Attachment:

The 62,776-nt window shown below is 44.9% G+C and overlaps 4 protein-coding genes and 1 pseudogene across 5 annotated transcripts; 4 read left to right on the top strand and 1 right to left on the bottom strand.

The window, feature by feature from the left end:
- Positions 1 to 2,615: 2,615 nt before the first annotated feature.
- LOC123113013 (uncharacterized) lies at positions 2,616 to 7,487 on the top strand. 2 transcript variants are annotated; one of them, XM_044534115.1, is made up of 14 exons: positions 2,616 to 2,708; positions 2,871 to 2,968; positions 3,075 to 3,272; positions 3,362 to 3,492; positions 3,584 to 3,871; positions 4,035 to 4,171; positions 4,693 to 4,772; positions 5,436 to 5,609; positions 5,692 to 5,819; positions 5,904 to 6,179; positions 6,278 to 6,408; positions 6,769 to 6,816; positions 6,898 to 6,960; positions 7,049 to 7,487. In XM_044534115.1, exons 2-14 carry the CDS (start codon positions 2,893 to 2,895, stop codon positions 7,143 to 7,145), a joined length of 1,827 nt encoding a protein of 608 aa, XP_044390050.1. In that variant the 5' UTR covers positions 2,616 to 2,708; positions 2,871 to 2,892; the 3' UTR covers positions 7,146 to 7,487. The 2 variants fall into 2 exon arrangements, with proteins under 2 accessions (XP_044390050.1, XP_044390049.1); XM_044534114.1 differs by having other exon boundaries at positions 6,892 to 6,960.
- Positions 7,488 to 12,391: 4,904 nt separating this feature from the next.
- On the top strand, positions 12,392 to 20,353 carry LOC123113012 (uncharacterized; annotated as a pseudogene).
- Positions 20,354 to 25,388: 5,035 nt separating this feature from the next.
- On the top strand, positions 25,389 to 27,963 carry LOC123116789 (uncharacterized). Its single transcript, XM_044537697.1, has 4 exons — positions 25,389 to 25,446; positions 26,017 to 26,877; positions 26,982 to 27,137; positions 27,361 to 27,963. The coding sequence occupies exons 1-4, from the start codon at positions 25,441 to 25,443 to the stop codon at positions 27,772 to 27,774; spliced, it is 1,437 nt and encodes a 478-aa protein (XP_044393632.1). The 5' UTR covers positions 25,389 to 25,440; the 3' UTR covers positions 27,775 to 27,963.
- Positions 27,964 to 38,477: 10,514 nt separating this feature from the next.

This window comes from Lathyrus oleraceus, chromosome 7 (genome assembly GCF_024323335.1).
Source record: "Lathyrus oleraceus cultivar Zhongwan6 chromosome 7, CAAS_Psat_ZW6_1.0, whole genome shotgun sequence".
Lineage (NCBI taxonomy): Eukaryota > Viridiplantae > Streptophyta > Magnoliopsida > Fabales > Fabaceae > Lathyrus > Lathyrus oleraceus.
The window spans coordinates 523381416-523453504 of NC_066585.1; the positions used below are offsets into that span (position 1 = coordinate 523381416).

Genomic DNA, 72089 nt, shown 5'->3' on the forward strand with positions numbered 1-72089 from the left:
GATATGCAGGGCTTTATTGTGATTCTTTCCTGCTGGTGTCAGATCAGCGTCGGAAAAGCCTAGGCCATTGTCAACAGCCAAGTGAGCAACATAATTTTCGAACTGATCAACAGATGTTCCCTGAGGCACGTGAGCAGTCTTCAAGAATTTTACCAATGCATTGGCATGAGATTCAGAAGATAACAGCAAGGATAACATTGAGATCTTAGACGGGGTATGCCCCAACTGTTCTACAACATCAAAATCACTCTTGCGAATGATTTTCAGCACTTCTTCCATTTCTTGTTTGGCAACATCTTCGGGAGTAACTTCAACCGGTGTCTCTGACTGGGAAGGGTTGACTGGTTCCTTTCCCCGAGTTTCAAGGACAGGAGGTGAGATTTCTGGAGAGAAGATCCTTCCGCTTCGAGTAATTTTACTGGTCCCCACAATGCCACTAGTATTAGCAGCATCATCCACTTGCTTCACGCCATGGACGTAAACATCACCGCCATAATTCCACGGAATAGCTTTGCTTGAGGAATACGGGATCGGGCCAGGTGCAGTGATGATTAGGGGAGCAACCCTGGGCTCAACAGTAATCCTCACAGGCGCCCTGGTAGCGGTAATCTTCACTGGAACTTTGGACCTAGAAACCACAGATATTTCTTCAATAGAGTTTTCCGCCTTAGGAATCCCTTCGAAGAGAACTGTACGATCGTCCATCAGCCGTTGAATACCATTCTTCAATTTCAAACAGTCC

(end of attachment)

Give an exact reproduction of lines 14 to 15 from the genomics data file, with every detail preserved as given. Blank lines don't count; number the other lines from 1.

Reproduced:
Genomic DNA, 72089 nt, shown 5'->3' on the forward strand with positions numbered 1-72089 from the left:
GATATGCAGGGCTTTATTGTGATTCTTTCCTGCTGGTGTCAGATCAGCGTCGGAAAAGCCTAGGCCATTGTCAACAGCCAAGTGAGCAACATAATTTTCGAACTGATCAACAGATGTTCCCTGAGGCACGTGAGCAGTCTTCAAGAATTTTACCAATGCATTGGCATGAGATTCAGAAGATAACAGCAAGGATAACATTGAGATCTTAGACGGGGTATGCCCCAACTGTTCTACAACATCAAAATCACTCTTGCGAATGATTTTCAGCACTTCTTCCATTTCTTGTTTGGCAACATCTTCGGGAGTAACTTCAACCGGTGTCTCTGACTGGGAAGGGTTGACTGGTTCCTTTCCCCGAGTTTCAAGGACAGGAGGTGAGATTTCTGGAGAGAAGATCCTTCCGCTTCGAGTAATTTTACTGGTCCCCACAATGCCACTAGTATTAGCAGCATCATCCACTTGCTTCACGCCATGGACGTAAACATCACCGCCATAATTCCACGGAATAGCTTTGCTTGAGGAATACGGGATCGGGCCAGGTGCAGTGATGATTAGGGGAGCAACCCTGGGCTCAACAGTAATCCTCACAGGCGCCCTGGTAGCGGTAATCTTCACTGGAACTTTGGACCTAGAAACCACAGATATTTCTTCAATAGAGTTTTCCGCCTTAGGAATCCCTTCGAAGAGAACTGTACGATCGTCCATCAGCCGTTGAATACCATTCTTCAATTTCAAACAGTCC